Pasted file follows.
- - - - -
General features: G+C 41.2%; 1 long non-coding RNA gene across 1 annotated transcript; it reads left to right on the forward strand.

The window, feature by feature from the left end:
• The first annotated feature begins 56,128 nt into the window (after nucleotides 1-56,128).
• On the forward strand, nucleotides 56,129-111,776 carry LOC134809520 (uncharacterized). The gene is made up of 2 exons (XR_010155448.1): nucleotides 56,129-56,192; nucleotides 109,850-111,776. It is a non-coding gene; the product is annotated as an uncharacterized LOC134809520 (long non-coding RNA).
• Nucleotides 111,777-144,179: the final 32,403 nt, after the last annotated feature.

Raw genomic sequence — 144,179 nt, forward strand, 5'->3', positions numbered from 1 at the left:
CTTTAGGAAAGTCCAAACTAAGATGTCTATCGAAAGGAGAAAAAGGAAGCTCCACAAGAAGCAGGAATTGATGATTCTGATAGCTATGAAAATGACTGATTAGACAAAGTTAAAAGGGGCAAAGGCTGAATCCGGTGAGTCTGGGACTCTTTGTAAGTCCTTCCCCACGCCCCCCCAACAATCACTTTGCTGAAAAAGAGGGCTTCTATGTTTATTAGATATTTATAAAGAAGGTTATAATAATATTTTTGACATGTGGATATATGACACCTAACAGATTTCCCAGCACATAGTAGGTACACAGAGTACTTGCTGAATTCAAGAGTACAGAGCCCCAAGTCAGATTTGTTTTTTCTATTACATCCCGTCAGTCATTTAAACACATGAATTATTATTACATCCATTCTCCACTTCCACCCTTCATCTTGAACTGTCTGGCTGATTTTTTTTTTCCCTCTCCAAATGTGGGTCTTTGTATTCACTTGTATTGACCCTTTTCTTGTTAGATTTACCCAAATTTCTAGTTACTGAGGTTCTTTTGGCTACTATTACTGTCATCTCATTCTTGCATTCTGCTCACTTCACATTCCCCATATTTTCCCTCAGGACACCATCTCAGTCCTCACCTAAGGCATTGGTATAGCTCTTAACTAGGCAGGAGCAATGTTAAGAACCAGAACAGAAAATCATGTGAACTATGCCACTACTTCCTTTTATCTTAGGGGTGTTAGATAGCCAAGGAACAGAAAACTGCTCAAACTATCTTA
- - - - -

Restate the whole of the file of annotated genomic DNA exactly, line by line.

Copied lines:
General features: G+C 41.2%; 1 long non-coding RNA gene across 1 annotated transcript; it reads left to right on the forward strand.

The window, feature by feature from the left end:
• The first annotated feature begins 56,128 nt into the window (after nucleotides 1-56,128).
• On the forward strand, nucleotides 56,129-111,776 carry LOC134809520 (uncharacterized). The gene is made up of 2 exons (XR_010155448.1): nucleotides 56,129-56,192; nucleotides 109,850-111,776. It is a non-coding gene; the product is annotated as an uncharacterized LOC134809520 (long non-coding RNA).
• Nucleotides 111,777-144,179: the final 32,403 nt, after the last annotated feature.

Raw genomic sequence — 144,179 nt, forward strand, 5'->3', positions numbered from 1 at the left:
CTTTAGGAAAGTCCAAACTAAGATGTCTATCGAAAGGAGAAAAAGGAAGCTCCACAAGAAGCAGGAATTGATGATTCTGATAGCTATGAAAATGACTGATTAGACAAAGTTAAAAGGGGCAAAGGCTGAATCCGGTGAGTCTGGGACTCTTTGTAAGTCCTTCCCCACGCCCCCCCAACAATCACTTTGCTGAAAAAGAGGGCTTCTATGTTTATTAGATATTTATAAAGAAGGTTATAATAATATTTTTGACATGTGGATATATGACACCTAACAGATTTCCCAGCACATAGTAGGTACACAGAGTACTTGCTGAATTCAAGAGTACAGAGCCCCAAGTCAGATTTGTTTTTTCTATTACATCCCGTCAGTCATTTAAACACATGAATTATTATTACATCCATTCTCCACTTCCACCCTTCATCTTGAACTGTCTGGCTGATTTTTTTTTTCCCTCTCCAAATGTGGGTCTTTGTATTCACTTGTATTGACCCTTTTCTTGTTAGATTTACCCAAATTTCTAGTTACTGAGGTTCTTTTGGCTACTATTACTGTCATCTCATTCTTGCATTCTGCTCACTTCACATTCCCCATATTTTCCCTCAGGACACCATCTCAGTCCTCACCTAAGGCATTGGTATAGCTCTTAACTAGGCAGGAGCAATGTTAAGAACCAGAACAGAAAATCATGTGAACTATGCCACTACTTCCTTTTATCTTAGGGGTGTTAGATAGCCAAGGAACAGAAAACTGCTCAAACTATCTTA